Sometimes the herb Fennel is confused with the vegetable Fennel (pictured below). The vegetable Fennel is sometimes called Finocchio or Florence Fennel. Unfortunately, it has the same genus and specie name as the herb Fennel with only a varietal name to separate it botanically (Foeniculm vulgare azoricum). There are two main differences. The herb Fennel is a perennial while the veggie Fennel is an annual. The herb makes no root to eat and the veggie fennel is most famous for its bulbous root. Or, put another way, the herb Fennel doesn't make an edible root and the vegetable Fennel doesn't make seeds, well at least not the kind of seeds the herb Fennel does, which are the ones we want to use! Whew...

Florence Fennel starts should be planted as soon as the last frost date has passed. Their roots are fragile so be gentle when transplanting. But, make sure to firm plants in well so that they make good contact with the earth. Plant in full sun in well drained soil and fertilize with an organic fertilizer throughout the summer. Bulbs can be harvested as soon as they are the size you want by cutting the base of the plant at ground level. Occasionally roots will produce smaller size side heads after the main bulb is cut away. Fennel can take a light frost but should be harvested before it gets too cold. If you happen to leave the plants in too long and they start flowering that means they are past their prime for your use, but leave them and the beneficial insects will thank you.

Florence Fennel freshly harvested.

To use the Fennel bulb, slice the white part down the middle and remove the core and any really tough outer leaves. Wash carefully because sometimes dirt sifts down between the layers. The Fennel leaves, though not as powerful tasting as the herb Fennel, make a welcome addition to vegetable or chicken stock.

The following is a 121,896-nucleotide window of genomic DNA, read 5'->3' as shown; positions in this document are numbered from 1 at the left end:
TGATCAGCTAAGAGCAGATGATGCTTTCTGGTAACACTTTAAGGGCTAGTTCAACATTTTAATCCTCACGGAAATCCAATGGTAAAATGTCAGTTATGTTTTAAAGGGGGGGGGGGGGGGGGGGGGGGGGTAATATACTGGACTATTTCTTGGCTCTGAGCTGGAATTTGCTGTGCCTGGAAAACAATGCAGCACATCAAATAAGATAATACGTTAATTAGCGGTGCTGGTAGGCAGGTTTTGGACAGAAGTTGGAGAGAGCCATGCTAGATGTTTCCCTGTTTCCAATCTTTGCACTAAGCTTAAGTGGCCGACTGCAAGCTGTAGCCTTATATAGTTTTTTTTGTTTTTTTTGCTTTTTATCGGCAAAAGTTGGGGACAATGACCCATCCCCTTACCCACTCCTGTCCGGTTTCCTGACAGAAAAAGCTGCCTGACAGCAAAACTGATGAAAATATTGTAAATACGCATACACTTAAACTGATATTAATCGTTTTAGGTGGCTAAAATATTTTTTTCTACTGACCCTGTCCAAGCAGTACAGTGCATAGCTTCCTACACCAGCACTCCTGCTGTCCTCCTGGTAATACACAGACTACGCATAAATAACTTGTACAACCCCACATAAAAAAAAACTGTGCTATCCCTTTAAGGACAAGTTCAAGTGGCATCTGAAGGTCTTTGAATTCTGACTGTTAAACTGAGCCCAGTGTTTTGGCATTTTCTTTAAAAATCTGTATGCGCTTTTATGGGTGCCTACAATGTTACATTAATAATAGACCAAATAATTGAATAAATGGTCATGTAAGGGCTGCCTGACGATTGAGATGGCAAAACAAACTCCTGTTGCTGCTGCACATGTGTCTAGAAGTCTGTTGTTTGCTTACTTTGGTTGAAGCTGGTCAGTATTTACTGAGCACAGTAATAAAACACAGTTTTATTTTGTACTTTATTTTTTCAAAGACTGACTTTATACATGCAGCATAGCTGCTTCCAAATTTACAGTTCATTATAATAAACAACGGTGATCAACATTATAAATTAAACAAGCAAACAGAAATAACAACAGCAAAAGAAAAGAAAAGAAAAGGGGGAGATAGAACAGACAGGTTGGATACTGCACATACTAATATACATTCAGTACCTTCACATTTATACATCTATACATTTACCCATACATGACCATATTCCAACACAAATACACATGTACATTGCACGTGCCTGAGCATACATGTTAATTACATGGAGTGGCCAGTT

The delicate flavor of the Fennel bulb works well with all kinds of veggies.

To order veggie Fennel, please visit our Vegetable Plant Order form page.

  Rich Summer Fennel Soup
From Farmer John's Cookbook

Bouquet Garni
1 sprig parsley, stem only
1 bay leaf
1 sprig thyme

2 tablespoons unsalted butter
2 tablespoons vegetable olive oil
1 medium onion, sliced
1 to 2 cloves garlic, crushed
1 medium or large fennel bulb, roughly chopped
1 large carrot, chopped
1 medium potato, peeled and cubed
2 medium tomatoes, peeled, seeded, and chopped (optional)
3 cups vegetable or chicken stock
2 tablespoons Pernod (licorice-flavored liqueur) (optional)
1/4 heavy cream or silken tofu
white pepper
chopped parsley



1. To prepare the bouquet garni, tie together the parsley stem, bay leaf and thyme spring in a piece of cheesecloth.

2. Heat the butter and oil in a large saucepan over medium heat. Add the onion and sauté for 1 minute. Add the garlic and sauté for 1 minute.

3. Stir in the fennel, carrot and potatoes and cook for 5 minutes. Add the tomatoes, stock, and bouquet garni. Bring to a boil, then reduce the heat to a simmer. Cover and cook  over low heat until the fennel is very soft, about 30 minutes.

4. Discard the bouquet garni. Let the mixture cool slightly, and then purée it in batches in a food processor or blender. (If you are using tofu instead of cream, add it now and purée with the rest of the ingredients.)

4. Return the soup to the pot and stir in the Pernod and cream. Heat over medium-low heat to allow the soup to heat through, but do not boil. Season with salt and white pepper to taste. Garnish with parsley.

Bronze Fennel is included in our Zone 5 Tea Herb Garden and our Wildlife Herb Garden Six Pack.

Cultural Information

Height: 4 Feet

Hardiness: Perennial
in Zones 5-11

Flower Color: Yellow

Characteristics: Full Sun/
Part Shade,
Water Conserving

Uses: Butterfly Plant,
Edible Flowers,

Organic Bronze Fennel Plant

$4.95 per 3 inch pot